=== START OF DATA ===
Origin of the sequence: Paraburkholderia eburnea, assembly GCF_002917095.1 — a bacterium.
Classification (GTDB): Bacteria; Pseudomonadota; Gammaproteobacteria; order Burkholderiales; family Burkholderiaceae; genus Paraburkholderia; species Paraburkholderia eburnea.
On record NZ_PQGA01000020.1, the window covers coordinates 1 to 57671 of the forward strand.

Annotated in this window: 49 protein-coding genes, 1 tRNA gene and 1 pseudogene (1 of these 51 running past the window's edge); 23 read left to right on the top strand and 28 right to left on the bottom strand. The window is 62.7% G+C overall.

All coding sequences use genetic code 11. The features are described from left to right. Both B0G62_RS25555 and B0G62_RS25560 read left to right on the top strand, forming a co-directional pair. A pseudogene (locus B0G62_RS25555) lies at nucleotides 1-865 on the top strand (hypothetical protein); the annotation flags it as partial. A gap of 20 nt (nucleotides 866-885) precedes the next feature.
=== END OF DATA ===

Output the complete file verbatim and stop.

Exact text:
Origin of the sequence: Paraburkholderia eburnea, assembly GCF_002917095.1 — a bacterium.
Classification (GTDB): Bacteria; Pseudomonadota; Gammaproteobacteria; order Burkholderiales; family Burkholderiaceae; genus Paraburkholderia; species Paraburkholderia eburnea.
On record NZ_PQGA01000020.1, the window covers coordinates 1 to 57671 of the forward strand.

Annotated in this window: 49 protein-coding genes, 1 tRNA gene and 1 pseudogene (1 of these 51 running past the window's edge); 23 read left to right on the top strand and 28 right to left on the bottom strand. The window is 62.7% G+C overall.

All coding sequences use genetic code 11. The features are described from left to right. Both B0G62_RS25555 and B0G62_RS25560 read left to right on the top strand, forming a co-directional pair. A pseudogene (locus B0G62_RS25555) lies at nucleotides 1-865 on the top strand (hypothetical protein); the annotation flags it as partial. A gap of 20 nt (nucleotides 866-885) precedes the next feature.